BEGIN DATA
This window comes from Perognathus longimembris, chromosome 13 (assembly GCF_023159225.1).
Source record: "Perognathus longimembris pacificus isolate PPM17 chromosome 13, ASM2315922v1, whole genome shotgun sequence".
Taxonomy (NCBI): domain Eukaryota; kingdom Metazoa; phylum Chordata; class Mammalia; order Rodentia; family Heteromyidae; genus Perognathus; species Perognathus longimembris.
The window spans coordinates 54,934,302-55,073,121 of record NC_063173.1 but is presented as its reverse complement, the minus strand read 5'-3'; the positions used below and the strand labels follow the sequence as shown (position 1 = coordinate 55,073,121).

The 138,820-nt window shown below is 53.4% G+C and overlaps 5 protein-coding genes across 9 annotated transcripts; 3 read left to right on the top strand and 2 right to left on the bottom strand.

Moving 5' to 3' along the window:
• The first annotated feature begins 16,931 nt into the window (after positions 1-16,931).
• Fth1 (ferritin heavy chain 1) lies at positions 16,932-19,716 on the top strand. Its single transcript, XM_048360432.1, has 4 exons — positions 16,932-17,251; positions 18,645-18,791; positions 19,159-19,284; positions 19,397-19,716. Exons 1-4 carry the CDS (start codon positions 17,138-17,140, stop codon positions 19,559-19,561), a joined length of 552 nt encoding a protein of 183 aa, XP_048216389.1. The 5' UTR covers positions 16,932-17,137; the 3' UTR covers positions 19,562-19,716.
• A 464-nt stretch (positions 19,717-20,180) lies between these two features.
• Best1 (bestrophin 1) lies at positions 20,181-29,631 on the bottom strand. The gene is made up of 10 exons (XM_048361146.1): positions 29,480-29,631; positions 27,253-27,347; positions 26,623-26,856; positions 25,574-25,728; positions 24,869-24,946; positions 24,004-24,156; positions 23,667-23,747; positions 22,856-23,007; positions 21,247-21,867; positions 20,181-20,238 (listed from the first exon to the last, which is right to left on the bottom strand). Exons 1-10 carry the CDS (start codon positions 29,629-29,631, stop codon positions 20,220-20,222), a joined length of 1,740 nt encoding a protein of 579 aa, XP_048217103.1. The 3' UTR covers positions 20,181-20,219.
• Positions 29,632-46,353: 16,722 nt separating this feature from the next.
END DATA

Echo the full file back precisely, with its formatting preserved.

This window comes from Perognathus longimembris, chromosome 13 (assembly GCF_023159225.1).
Source record: "Perognathus longimembris pacificus isolate PPM17 chromosome 13, ASM2315922v1, whole genome shotgun sequence".
Taxonomy (NCBI): domain Eukaryota; kingdom Metazoa; phylum Chordata; class Mammalia; order Rodentia; family Heteromyidae; genus Perognathus; species Perognathus longimembris.
The window spans coordinates 54,934,302-55,073,121 of record NC_063173.1 but is presented as its reverse complement, the minus strand read 5'-3'; the positions used below and the strand labels follow the sequence as shown (position 1 = coordinate 55,073,121).

The 138,820-nt window shown below is 53.4% G+C and overlaps 5 protein-coding genes across 9 annotated transcripts; 3 read left to right on the top strand and 2 right to left on the bottom strand.

Moving 5' to 3' along the window:
• The first annotated feature begins 16,931 nt into the window (after positions 1-16,931).
• Fth1 (ferritin heavy chain 1) lies at positions 16,932-19,716 on the top strand. Its single transcript, XM_048360432.1, has 4 exons — positions 16,932-17,251; positions 18,645-18,791; positions 19,159-19,284; positions 19,397-19,716. Exons 1-4 carry the CDS (start codon positions 17,138-17,140, stop codon positions 19,559-19,561), a joined length of 552 nt encoding a protein of 183 aa, XP_048216389.1. The 5' UTR covers positions 16,932-17,137; the 3' UTR covers positions 19,562-19,716.
• A 464-nt stretch (positions 19,717-20,180) lies between these two features.
• Best1 (bestrophin 1) lies at positions 20,181-29,631 on the bottom strand. The gene is made up of 10 exons (XM_048361146.1): positions 29,480-29,631; positions 27,253-27,347; positions 26,623-26,856; positions 25,574-25,728; positions 24,869-24,946; positions 24,004-24,156; positions 23,667-23,747; positions 22,856-23,007; positions 21,247-21,867; positions 20,181-20,238 (listed from the first exon to the last, which is right to left on the bottom strand). Exons 1-10 carry the CDS (start codon positions 29,629-29,631, stop codon positions 20,220-20,222), a joined length of 1,740 nt encoding a protein of 579 aa, XP_048217103.1. The 3' UTR covers positions 20,181-20,219.
• Positions 29,632-46,353: 16,722 nt separating this feature from the next.